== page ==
The NFL said in a statement Wednesday that Yahoo is its "exclusive partner to deliver the first-ever live stream of an NFL game to a global audience across devices and for free. It will still air in the Bills' and Jaguars' home markets.
Seventeen people, many of them standing, face a wall of screens.
On the two largest, the hosts of Fantasy Football Live , Yahoo's decade-old web show about fantasy football, are discussing their best bets for the week to come. Producer Evan Doherty has a chair but is too restless to use it.
Tall and spiky-haired, he talks constantly into his black headset mic, ordering shots and telling the hosts to wrap it up and move on to the next segment.
He tugs at his shirt, a black polo embroidered with a Yahoo Sports logo. He rubs his hands together, purses his lips, and jiggles his legs like a restless kid waiting for school to end.
The day is coming when people will stop subscribing to cable altogether. Yahoo has to be there. Doherty has produced and hosted shows more complicated than this, but the stakes are higher today. According to the big red numbers counting down on the clock, the team has 85 minutes until Yahoo's coverage turns to the Buffalo Bills-Jacksonville Jaguars game being broadcast live from Wembley Stadium in London.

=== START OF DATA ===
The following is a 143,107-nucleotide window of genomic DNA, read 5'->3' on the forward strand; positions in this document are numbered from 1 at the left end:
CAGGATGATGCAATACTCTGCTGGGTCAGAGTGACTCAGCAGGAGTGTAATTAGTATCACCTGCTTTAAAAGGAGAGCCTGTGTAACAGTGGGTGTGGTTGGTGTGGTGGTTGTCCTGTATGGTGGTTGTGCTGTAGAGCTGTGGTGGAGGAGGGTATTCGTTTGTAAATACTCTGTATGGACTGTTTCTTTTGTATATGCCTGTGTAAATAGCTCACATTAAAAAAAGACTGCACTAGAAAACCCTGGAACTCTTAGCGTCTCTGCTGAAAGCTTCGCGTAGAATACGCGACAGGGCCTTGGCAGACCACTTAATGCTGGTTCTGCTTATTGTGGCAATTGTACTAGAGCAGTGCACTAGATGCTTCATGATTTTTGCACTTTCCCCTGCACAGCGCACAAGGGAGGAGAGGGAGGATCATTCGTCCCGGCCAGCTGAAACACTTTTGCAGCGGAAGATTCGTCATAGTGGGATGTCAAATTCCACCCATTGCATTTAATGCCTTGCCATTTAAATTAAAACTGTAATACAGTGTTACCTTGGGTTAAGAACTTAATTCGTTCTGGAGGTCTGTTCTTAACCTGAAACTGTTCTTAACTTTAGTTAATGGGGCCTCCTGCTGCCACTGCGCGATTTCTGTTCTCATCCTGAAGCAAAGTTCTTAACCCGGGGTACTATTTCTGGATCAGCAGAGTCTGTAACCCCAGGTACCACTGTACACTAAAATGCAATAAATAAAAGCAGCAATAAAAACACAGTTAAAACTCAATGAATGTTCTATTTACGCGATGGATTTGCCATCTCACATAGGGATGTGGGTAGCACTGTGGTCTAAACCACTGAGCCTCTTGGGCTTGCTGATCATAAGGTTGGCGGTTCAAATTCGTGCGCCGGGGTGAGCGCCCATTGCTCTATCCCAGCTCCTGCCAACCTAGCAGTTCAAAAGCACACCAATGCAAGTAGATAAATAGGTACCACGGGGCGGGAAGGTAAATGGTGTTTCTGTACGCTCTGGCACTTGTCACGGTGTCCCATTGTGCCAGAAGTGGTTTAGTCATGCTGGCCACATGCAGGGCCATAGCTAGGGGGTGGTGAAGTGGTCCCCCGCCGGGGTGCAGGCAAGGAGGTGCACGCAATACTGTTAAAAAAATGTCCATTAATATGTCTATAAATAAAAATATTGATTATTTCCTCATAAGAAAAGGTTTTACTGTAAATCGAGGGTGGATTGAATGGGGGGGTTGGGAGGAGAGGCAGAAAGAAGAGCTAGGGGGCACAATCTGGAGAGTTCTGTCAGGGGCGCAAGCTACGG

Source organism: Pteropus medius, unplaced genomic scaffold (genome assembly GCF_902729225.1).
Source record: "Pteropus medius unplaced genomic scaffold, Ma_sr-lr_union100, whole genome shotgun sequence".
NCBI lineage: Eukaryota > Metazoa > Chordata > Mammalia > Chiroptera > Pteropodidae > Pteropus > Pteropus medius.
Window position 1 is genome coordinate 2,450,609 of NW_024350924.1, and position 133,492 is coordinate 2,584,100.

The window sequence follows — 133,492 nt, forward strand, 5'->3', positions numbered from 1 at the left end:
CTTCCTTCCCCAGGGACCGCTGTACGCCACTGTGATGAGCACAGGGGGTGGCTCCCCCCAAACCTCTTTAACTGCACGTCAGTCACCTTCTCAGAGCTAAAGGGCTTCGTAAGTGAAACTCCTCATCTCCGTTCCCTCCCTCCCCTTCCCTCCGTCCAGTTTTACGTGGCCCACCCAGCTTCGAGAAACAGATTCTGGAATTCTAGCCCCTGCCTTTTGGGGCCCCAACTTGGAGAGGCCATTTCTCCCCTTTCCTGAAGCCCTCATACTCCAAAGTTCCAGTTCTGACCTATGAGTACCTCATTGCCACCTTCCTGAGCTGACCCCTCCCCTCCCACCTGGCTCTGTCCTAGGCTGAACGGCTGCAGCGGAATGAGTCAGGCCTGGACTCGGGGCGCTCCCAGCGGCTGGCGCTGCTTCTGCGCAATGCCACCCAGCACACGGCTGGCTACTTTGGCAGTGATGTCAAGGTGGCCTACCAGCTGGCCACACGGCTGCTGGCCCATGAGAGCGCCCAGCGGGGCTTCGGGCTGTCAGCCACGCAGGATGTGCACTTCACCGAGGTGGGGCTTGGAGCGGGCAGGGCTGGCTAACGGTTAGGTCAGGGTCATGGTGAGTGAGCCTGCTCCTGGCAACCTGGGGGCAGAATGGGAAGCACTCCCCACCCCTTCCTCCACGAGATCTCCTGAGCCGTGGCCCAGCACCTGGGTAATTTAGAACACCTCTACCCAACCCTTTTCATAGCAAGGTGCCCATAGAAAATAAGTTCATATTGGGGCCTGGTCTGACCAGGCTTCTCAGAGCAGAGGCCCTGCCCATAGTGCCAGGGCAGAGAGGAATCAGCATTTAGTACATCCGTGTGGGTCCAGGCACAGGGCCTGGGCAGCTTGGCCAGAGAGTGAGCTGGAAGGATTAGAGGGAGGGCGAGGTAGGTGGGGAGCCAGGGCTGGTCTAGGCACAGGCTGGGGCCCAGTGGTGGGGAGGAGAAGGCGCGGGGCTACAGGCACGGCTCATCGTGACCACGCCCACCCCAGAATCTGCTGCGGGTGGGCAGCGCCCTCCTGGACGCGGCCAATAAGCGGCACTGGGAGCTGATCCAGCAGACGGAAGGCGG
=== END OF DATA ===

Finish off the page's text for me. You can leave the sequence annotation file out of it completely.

It's a glimpse into the future of sports, and television. It's also a chance for Yahoo to show everyone what it can do with technology and content. So it pivoted: rather than chase Hulu and Netflix and the like, Yahoo is trying to go where millions of people already congregate: sports.